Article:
3. Hospital Course

43-year-old male presented with profound leg weakness, acute renal failure, severe hyperkalemia, rhabdomyolysis, and compartment syndrome. He was severely dehydrated. His hyperkalemia was treated with calcium gluconate, insulin, glucose, and sodium polystyrene sulfonate. He was aggressively hydrated with bicarbonate solution. Emergent fasciotomy was done for his compartment syndrome. His leg weakness was attributed to severe hyperkalemia that was resolved later on along the course of his hospital stay. MRI thoracolumbar spine did not show any spinal cord abnormality. His electrocardiogram showed type 1 Brugada pattern induced by severe hyperkalemia and it was resolved after potassium became normal (Figure 2). Intermittent hemodialysis (IHD) was initiated due to anuric acute renal failure and after 8 sessions of IHD, his kidney functions recovered. His hospital course was complicated by MSSA bacteremia, which was adequately treated with antibiotics. He was transferred to rehabilitation facility in a stable condition.

Figure 2
Showing resolution of Brugada pattern ECG changes after hyperkalemia was resolved.

4. Discussion

First introduced in 1992, BrS is a hereditary disorder (autosomal dominant with variable expression) associated with syncope, life threatening arrhythmias leading to sudden cardiac death [1]. It is defined as characteristic electrocardiographic (ECG) changes associated with one or more of the following clinical findings: documented ventricular fibrillation (VF), polymorphic ventricular tachycardia (VT), family history of sudden cardiac death at age younger than 45 years, family history of type 1 Brugada pattern ECG changes, inducible VT during electrophysiology study, and unexplained syncope suggestive of a tachyarrhythmia or nocturnal agonal respiration [2].

Three characteristic ECG patterns have been described in BrS. Type 1 ECG findings include spontaneous or drug induced (intravenous Class I antiarrhythmic drugs) ST segment elevation (≥2 mm) with an upward convexity “coved type” and a T-wave inversion. Type 2 Brugada pattern has ≥2 mm ST elevation with “saddle back” morphology, a trough ≥1 mm ST elevation, and then either a positive or biphasic T wave. Type 3 Brugada pattern has either coved type 1 or type 2 saddle back configuration but ST elevation is <1 mm. Interestingly, presence of type 2 and type 3 ECG patterns is not diagnostic of BrS. It requires reproduction of type 1 ECG pattern on drug provocative test to confirm BrS. All 3 types are characterized by ECG changes limited to the right precordial leads, V1 to V3, positioned in the 2nd, 3rd, or 4th intercostal space. Axis is usually normal and QRS complex is narrow or mildly widened [3].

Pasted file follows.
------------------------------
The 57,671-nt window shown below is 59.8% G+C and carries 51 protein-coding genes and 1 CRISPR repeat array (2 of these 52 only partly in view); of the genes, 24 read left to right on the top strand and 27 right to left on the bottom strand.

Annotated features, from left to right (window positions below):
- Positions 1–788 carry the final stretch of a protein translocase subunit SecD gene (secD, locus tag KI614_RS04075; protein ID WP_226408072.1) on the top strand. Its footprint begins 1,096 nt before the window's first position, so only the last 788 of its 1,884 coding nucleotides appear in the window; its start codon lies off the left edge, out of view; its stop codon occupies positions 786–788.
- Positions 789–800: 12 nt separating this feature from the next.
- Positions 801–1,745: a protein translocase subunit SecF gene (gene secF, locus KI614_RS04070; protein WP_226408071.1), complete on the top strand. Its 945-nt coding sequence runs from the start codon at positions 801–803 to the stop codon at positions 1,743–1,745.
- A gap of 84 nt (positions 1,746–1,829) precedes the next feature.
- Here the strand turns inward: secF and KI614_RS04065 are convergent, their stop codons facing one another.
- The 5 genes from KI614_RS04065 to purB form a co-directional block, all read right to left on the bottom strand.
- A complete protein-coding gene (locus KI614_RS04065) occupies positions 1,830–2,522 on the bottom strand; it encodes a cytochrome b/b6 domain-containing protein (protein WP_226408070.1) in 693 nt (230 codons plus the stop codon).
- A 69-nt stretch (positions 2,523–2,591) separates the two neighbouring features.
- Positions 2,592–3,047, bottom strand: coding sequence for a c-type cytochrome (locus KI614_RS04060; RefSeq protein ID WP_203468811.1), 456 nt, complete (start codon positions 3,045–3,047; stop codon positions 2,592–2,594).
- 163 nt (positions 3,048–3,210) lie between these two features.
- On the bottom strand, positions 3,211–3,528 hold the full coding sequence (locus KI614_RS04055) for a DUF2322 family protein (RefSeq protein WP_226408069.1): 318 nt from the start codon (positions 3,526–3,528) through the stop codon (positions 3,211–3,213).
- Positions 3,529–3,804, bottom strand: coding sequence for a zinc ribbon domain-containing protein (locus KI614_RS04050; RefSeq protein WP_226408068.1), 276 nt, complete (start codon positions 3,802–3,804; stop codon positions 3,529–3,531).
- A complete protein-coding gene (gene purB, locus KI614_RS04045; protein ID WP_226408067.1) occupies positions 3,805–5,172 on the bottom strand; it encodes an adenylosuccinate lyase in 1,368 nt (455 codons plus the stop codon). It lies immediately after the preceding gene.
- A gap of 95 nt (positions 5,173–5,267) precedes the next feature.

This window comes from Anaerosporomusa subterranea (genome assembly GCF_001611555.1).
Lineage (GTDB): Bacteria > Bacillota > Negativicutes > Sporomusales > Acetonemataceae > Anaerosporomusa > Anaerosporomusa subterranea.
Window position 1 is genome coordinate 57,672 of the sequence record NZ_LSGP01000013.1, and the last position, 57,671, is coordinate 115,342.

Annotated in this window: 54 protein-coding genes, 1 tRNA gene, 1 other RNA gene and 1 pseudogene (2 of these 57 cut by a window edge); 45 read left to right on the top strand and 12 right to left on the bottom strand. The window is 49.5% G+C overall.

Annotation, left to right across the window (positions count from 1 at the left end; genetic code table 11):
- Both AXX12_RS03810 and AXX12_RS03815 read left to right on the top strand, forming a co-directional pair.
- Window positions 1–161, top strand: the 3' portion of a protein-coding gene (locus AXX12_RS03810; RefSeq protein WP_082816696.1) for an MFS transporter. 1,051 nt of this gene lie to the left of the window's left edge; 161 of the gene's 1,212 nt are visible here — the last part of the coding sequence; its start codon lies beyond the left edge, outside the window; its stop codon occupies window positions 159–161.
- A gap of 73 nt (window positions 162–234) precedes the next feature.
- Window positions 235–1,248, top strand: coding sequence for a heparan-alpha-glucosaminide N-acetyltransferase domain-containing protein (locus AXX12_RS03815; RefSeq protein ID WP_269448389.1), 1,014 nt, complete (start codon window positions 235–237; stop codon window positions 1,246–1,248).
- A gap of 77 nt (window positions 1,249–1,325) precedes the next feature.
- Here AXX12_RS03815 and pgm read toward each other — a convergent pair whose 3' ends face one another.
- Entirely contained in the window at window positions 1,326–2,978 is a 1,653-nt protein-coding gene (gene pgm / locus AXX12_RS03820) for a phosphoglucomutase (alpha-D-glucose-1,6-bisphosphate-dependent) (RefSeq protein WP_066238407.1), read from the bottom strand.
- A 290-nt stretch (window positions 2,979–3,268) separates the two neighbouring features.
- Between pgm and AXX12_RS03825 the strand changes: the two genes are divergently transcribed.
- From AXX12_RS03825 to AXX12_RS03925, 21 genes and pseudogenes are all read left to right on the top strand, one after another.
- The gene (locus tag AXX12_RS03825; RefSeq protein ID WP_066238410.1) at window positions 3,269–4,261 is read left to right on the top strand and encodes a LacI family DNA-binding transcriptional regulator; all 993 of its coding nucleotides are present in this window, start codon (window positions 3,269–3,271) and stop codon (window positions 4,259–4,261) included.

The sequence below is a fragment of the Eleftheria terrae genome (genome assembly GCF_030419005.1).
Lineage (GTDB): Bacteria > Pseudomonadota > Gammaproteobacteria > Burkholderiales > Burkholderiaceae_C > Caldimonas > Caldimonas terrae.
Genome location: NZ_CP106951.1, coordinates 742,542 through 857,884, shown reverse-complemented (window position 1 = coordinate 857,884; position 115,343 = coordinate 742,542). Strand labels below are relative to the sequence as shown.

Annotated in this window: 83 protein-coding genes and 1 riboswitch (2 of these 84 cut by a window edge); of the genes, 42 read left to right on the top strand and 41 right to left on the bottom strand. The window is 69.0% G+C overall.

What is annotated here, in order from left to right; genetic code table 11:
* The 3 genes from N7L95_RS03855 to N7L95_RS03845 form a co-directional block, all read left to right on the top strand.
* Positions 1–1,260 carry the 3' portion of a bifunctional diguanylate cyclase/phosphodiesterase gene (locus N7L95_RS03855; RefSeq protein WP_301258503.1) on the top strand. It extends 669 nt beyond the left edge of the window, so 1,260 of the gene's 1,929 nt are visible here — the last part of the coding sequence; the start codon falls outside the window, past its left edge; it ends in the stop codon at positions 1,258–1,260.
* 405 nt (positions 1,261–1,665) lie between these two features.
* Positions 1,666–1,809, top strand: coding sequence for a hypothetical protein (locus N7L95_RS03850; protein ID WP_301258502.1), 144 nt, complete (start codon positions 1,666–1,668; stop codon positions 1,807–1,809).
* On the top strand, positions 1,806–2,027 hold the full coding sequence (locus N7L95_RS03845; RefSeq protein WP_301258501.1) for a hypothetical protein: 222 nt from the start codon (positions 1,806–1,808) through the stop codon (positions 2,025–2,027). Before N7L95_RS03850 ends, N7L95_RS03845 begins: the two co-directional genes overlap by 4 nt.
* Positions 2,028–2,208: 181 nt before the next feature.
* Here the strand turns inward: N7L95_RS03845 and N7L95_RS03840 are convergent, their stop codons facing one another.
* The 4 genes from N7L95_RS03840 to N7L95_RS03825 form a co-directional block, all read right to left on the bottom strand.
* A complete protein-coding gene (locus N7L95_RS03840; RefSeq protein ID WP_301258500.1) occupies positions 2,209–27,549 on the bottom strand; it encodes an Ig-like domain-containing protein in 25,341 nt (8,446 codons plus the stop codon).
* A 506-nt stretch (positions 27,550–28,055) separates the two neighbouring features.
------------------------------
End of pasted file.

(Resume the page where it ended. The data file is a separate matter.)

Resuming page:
Clinical manifestations associated with BrS range from chest pain, syncope, to SCD (more often at night, responsible for 4% of all SCD). Actual data on the true prevalence of BrS is not available. However, it is more prevalent in Asian and Southeast Asian populations such as Thailand, Philippines, and Japan as high as 0.5–1 per 1000. Males have 8–10 times higher chance of having BrS as compared with females [2, 3].

BrS has traditionally been reported as an electrical disorder in the absence of structural heart disease. Recent research documents reveal some evidence of structural or pathological changes especially of the right ventricle. Most recently Gray et al. have raised an interesting concept of BrS as being a heterogeneous disorder with common ECG changes with or without structural heart defect. Structural heart abnormalities include subtle morphological changes in the right ventricular such as dilated right ventricular outflow tract (RVOT) or histological finding of fibrofatty infiltration or inflammation of RVOT [4].

So far 12 genes have been reported to be involved in encoding for sodium, calcium, or potassium channels. The most common one is a loss of function mutation in the gene SCN5A, encoding for alpha subunit of cardiac sodium channels. Brugada phenotype has been associated with genes involving either decrease in the inward sodium or calcium current or increase in outward potassium current. More broadly we can define BrS as genetic disorder of channelopathy with a combination of functional defects in the repolarization and/or depolarization phase and localized structural abnormality leading to common phenotype [5].